Canberra, Australia will be host to a new storage trial which will examine whether lithium-ion batteries could improve electricity grids and increase the usage of renewable energy.
Lithium-ion batteries undergo three-year testing
IT Power (ITP) will carry out the trial, supported by US$355,000 (AUD$450,000) of Australian Renewable Energy Agency (ARENA) funding. ITP will compare the brands to existing and advanced lead-acid battery technologies to investigate how they could operate in large and small electricity grids.
The trial will test six major lithium-ion battery brands – including, potentially, Tesla’s new Powerwall product – alongside an ‘advanced’ lead-acid battery and a conventional lead-acid battery. [Engerati-Tesla Batteries Trial In US.] A major objective of the trial is to measure the batteries’ decrease in storage capacity over time and their compatibility with a range of renewable generation technologies.
The tests will be carried out at the Canberra Institute of Technology over three years, and will monitor battery performances in hot daytime and cool overnight temperatures. The idea is to simulate what these batteries would experience in real-world conditions.
Each battery will be cycled (charged and discharged) several times per day, albeit within the manufacturer’s specifications, in order to produce informative test results within three years.
The aim of the trial is to assist investors in making an informed decision with regards to energy storage options ahead of the expected energy storage boom.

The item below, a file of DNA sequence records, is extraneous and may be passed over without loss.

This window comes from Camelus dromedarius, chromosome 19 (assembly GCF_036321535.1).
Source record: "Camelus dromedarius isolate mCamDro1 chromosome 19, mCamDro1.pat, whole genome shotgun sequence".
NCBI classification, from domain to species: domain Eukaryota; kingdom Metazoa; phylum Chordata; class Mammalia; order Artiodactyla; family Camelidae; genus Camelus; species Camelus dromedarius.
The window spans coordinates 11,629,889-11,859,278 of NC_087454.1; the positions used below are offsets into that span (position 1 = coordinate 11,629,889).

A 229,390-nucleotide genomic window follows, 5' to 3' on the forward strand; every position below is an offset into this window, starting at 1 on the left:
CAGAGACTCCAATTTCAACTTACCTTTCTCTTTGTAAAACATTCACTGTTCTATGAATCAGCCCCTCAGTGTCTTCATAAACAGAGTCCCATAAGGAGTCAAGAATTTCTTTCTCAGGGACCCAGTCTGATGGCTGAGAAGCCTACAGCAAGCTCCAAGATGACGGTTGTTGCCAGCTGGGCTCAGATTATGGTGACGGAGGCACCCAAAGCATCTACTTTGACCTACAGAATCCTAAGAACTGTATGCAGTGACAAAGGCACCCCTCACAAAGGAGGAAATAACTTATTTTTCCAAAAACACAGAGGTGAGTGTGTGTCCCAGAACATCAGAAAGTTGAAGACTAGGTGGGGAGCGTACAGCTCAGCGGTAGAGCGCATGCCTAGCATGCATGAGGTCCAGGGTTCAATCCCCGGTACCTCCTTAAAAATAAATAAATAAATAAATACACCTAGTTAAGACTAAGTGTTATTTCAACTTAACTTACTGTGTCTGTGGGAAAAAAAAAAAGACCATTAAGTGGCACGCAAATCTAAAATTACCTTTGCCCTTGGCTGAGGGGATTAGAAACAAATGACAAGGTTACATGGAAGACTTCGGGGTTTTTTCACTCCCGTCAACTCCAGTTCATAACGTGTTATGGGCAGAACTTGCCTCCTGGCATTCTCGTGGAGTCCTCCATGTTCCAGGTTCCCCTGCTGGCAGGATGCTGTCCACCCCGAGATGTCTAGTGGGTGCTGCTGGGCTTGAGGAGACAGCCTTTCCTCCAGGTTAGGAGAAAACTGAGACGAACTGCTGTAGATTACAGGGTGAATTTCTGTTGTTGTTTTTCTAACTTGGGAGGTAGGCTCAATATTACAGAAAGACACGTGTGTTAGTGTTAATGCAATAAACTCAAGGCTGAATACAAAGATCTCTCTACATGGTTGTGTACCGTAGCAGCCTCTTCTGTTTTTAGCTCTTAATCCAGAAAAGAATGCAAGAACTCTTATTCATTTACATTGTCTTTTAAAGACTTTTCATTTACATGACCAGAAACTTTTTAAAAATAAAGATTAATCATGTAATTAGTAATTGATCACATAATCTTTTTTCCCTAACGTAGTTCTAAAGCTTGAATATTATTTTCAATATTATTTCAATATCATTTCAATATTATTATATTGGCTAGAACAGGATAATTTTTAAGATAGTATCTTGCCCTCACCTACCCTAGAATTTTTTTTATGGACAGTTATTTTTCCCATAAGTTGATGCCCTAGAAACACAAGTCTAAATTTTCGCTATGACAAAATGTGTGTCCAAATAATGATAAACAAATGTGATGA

Lithium-ion batteries in Australia
According to ARENA CEO Ivor Frischknecht, it is not known whether lithium-ion batteries could work in Australia with its hot environment and high uptake of rooftop solar.
Says Frischknecht, “For a large project they would go to tender… they are going to find the best solution at the best price for their application, but that’s not going to be quite so easy for an individual homeowner. So part of the outcome we hope to achieve from this is to provide information for the general public as to what sort of solutions will work best for them.”
He adds, “Storage is important for allowing more renewable energy to be used in Australia on-grid and off-grid by smoothing out energy supply. Power companies could, for example, consider renewable energy based mini-grids with storage as an alternative to maintaining sections of the main grid that currently run at a loss. The testing in a controlled environment would result in a greater understanding of various storage technologies and how they can best be adopted as they begin to compete with lead-acid batteries on cost and reliability.”
Lithium-ion batteries are increasingly used in electric vehicles and consumer electronics, giving them great potential for future cost reductions compared to other storage technologies.
According to IT Power, several battery types have already been shortlisted on the basis that they are both commercially available and cover a spectrum of prices and battery chemistry variants within the lithium-ion family.
IT Power aims to publish a preliminary set of results (raw data) and detailed analysis every six months, describing the technical performance and cost-effectiveness of each battery type/brand. The company aims to build on this research by adding more battery solutions to the trial, which is scheduled for completion in 2018.